Tiger Woods announces his comeback and plans to return to competitive golf at the Masters

The Washington Post's Cindy Boren and Barry Svrluga discuss Tiger Woods's announcement Tuesday that he will return to professional golf on April 8 at The Masters.
Washington Post Staff Writer
Wednesday, March 17, 2010

Since his marital indiscretions became part of the daily public discourse, Tiger Woods has lived his life in something of a cocoon, speaking publicly just once even as his formerly impeccable image crumbled around him. When he returns to competitive golf next month -- a move he announced Tuesday -- he will do so in the most comfortable cocoon golf can provide, the Masters. Tournament organizers at Georgia's staid and genteel Augusta National Golf Club meticulously keep tabs on who gets in, who is kept out, and what is said publicly about their venue, their event and their players.

Woods will make the Masters, which begins April 8, the stage for his first professional appearance since a Thanksgiving-night car accident led to revelations of apparently rampant infidelity and, eventually, a self-imposed exile. In doing so, he simultaneously injected life back into the PGA Tour, which has been without the world's best and most recognizable player; introduced expectations for record television ratings; and took the next step in what is likely to be a prolonged public rehabilitation.

"The Masters is where I won my first major and I view this tournament with great respect," Woods said in a statement released on his Web site. "After a long and necessary time away from the game, I feel like I'm ready to start my season at Augusta.

"The major championships have always been a special focus in my career and, as a professional, I think Augusta is where I need to be, even thought it's been a while since I last played."

Woods's last event concluded Nov. 15, when he won the JBWere Masters in Melbourne, Australia. Since Dec. 11, when he admitted to his infidelity -- with each dalliance documented by tabloids and celebrity magazines -- Woods has appeared in public only on Feb. 19, when he delivered a 13 1/2 -minute statement that was carried live on the major broadcast networks and cable outlets. Though he apologized repeatedly for his behavior, he also made it clear he yearned for privacy for his family, which includes his wife, Elin, and two young children. He took no questions.

"I have undergone almost two months of inpatient therapy and I am continuing my treatment," Woods, 34, said in Tuesday's statement. "Although I'm returning to competition, I still have a lot of work to do in my personal life."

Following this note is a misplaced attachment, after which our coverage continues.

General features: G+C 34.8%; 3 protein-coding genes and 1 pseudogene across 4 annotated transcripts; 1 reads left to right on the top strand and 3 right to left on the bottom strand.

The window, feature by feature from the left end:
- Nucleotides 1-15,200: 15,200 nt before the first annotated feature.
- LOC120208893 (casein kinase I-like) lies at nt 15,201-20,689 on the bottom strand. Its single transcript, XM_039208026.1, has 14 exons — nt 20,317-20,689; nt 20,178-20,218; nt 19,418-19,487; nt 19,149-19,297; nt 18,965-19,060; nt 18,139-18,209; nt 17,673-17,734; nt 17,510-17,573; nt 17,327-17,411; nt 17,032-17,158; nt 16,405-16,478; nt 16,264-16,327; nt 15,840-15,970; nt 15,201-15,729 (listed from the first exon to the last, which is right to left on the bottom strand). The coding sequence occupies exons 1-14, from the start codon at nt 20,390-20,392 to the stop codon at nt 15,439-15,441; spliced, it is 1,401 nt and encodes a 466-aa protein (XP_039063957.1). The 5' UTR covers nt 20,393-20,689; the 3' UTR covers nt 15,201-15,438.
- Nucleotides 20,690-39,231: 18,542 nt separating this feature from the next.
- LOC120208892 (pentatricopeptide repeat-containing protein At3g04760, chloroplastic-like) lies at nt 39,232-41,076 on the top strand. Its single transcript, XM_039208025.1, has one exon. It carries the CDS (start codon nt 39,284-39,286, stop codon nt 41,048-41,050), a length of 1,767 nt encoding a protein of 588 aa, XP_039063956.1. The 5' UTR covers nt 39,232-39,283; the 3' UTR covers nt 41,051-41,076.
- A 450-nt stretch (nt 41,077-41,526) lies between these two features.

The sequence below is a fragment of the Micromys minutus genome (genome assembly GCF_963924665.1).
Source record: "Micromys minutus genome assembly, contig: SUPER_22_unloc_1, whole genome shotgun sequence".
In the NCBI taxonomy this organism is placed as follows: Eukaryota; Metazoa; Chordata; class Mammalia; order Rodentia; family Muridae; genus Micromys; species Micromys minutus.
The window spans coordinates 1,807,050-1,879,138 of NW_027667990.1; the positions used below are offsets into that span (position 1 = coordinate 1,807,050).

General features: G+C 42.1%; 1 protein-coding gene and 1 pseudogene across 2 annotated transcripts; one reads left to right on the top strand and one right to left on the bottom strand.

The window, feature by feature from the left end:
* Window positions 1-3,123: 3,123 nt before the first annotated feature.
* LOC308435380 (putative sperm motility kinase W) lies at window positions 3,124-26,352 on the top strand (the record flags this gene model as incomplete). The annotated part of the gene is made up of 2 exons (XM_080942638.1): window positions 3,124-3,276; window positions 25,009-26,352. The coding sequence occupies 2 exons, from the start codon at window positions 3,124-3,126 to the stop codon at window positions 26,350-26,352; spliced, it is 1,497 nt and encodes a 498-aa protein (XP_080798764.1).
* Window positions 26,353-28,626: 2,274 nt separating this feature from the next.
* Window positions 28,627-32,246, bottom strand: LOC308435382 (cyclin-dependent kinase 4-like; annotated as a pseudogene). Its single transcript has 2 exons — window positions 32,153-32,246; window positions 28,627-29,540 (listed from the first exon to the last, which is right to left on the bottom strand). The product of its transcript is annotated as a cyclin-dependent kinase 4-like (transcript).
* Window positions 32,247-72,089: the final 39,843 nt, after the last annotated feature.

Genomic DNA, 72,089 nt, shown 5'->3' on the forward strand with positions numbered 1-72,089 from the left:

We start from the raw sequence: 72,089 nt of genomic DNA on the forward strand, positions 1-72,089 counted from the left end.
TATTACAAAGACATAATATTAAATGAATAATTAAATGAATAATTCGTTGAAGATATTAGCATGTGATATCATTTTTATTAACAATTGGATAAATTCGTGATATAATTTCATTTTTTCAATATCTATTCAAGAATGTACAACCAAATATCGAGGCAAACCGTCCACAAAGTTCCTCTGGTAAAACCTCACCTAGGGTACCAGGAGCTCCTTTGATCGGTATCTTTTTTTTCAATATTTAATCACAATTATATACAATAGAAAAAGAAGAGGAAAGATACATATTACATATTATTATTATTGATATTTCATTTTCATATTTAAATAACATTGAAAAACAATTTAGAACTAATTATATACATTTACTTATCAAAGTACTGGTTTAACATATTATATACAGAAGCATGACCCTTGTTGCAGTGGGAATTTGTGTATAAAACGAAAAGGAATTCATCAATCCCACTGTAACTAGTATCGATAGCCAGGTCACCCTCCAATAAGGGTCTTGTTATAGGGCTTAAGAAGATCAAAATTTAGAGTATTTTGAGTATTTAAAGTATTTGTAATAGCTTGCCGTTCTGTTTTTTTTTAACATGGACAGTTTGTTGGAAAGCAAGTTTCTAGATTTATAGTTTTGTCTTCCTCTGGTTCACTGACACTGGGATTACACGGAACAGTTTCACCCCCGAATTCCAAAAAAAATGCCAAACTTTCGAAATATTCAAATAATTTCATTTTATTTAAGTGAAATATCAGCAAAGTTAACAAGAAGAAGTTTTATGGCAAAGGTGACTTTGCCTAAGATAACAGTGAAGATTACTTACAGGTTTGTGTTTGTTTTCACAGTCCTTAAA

Augusta National revels in privacy. Officials from the club control what fans and media have access to the Masters, which is one of the toughest tickets in sports.

Woods, who has won the Masters four times, might have benefited competitively from playing at an event such as the Arnold Palmer Invitational, a tournament to be staged March 25-28 in Orlando, near Woods's home in Windermere, Fla., that he has won six times. But when Woods's return appeared imminent -- he has been seen practicing for the past month at his home course -- officials for that event were inundated with media requests, including several from the broadcast networks and magazines, such as Time and People, that don't typically cover golf. Those issues will be non-factors at the Masters.

"There's no way those people who run this tournament want to make this into a circus, and they really don't care," said Robert Tuchman, the executive vice president of Premiere Global Sports, a New York-based sports marketing firm. "They don't need the sponsor dollars. They don't need the media attention. He's going to be assured that those kinds of people will not be there. This really is an ideal place to come back and play, because playing is the last thing he's worried about at this point."

As veteran professional Rocco Mediate said Tuesday on the Golf Channel: "Augusta is the safest place to come back. It'll be the most controlled place to come back."

The Masters, typically the golf event that draws the highest television ratings, could set new marks with Woods's return. Woods's most memorable triumphs -- the 1997 Masters, his first major; the 2000 U.S. Open at Pebble Beach in which he set a record for margin of victory; his 2008 win at the U.S. Open in which he won a playoff at Torrey Pines despite debilitating leg and knee injuries -- have been television landmarks as well.

Tuesday, John Wildhack, the executive vice president of programming and acquisitions for ESPN, which broadcasts the first two rounds of the Masters, said in a statement that the tournament "will surely be one of the biggest stories the sporting world has seen." Last week, in remarks to SI.com, CBS News and Sports president Sean McManus, whose network carries the final two rounds of the event, said Woods's return "will be the biggest media event other than the Obama inauguration in the past 10 or 15 years."

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